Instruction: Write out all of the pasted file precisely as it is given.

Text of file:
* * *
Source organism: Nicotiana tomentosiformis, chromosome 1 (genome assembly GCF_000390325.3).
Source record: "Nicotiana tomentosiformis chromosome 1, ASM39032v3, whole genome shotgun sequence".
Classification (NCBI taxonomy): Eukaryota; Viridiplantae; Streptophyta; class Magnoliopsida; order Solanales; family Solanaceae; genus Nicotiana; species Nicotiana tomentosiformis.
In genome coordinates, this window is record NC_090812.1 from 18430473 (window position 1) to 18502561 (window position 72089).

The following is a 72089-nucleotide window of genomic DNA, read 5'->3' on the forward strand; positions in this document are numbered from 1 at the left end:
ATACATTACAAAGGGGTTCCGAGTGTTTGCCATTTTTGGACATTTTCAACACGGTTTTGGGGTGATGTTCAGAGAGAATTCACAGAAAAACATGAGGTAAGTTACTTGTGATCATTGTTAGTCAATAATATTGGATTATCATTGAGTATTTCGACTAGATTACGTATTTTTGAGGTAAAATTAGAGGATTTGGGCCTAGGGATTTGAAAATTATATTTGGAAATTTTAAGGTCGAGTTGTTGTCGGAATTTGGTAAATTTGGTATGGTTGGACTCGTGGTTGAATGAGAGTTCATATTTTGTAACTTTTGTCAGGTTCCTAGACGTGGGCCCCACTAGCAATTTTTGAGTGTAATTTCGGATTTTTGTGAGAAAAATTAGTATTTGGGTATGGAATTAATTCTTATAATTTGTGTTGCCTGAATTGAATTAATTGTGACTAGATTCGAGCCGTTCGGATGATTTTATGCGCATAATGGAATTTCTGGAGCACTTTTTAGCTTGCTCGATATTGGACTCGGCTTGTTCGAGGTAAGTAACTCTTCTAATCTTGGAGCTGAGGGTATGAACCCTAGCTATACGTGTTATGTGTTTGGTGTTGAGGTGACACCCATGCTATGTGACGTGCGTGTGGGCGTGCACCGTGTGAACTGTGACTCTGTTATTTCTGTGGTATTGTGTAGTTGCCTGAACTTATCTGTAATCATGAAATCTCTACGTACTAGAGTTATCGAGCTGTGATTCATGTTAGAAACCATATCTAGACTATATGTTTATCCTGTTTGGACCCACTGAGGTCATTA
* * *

Source organism: Nicotiana tomentosiformis, chromosome 1 (genome assembly GCF_000390325.3).
Source record: "Nicotiana tomentosiformis chromosome 1, ASM39032v3, whole genome shotgun sequence".
Classification (NCBI taxonomy): Eukaryota; Viridiplantae; Streptophyta; class Magnoliopsida; order Solanales; family Solanaceae; genus Nicotiana; species Nicotiana tomentosiformis.
In genome coordinates, this window is record NC_090812.1 from 18430473 (window position 1) to 18502561 (window position 72089).

The following is a 72089-nucleotide window of genomic DNA, read 5'->3' on the forward strand; positions in this document are numbered from 1 at the left end:
ATACATTACAAAGGGGTTCCGAGTGTTTGCCATTTTTGGACATTTTCAACACGGTTTTGGGGTGATGTTCAGAGAGAATTCACAGAAAAACATGAGGTAAGTTACTTGTGATCATTGTTAGTCAATAATATTGGATTATCATTGAGTATTTCGACTAGATTACGTATTTTTGAGGTAAAATTAGAGGATTTGGGCCTAGGGATTTGAAAATTATATTTGGAAATTTTAAGGTCGAGTTGTTGTCGGAATTTGGTAAATTTGGTATGGTTGGACTCGTGGTTGAATGAGAGTTCATATTTTGTAACTTTTGTCAGGTTCCTAGACGTGGGCCCCACTAGCAATTTTTGAGTGTAATTTCGGATTTTTGTGAGAAAAATTAGTATTTGGGTATGGAATTAATTCTTATAATTTGTGTTGCCTGAATTGAATTAATTGTGACTAGATTCGAGCCGTTCGGATGATTTTATGCGCATAATGGAATTTCTGGAGCACTTTTTAGCTTGCTCGATATTGGACTCGGCTTGTTCGAGGTAAGTAACTCTTCTAATCTTGGAGCTGAGGGTATGAACCCTAGCTATACGTGTTATGTGTTTGGTGTTGAGGTGACACCCATGCTATGTGACGTGCGTGTGGGCGTGCACCGTGTGAACTGTGACTCTGTTATTTCTGTGGTATTGTGTAGTTGCCTGAACTTATCTGTAATCATGAAATCTCTACGTACTAGAGTTATCGAGCTGTGATTCATGTTAGAAACCATATCTAGACTATATGTTTATCCTGTTTGGACCCACTGAGGTCATTA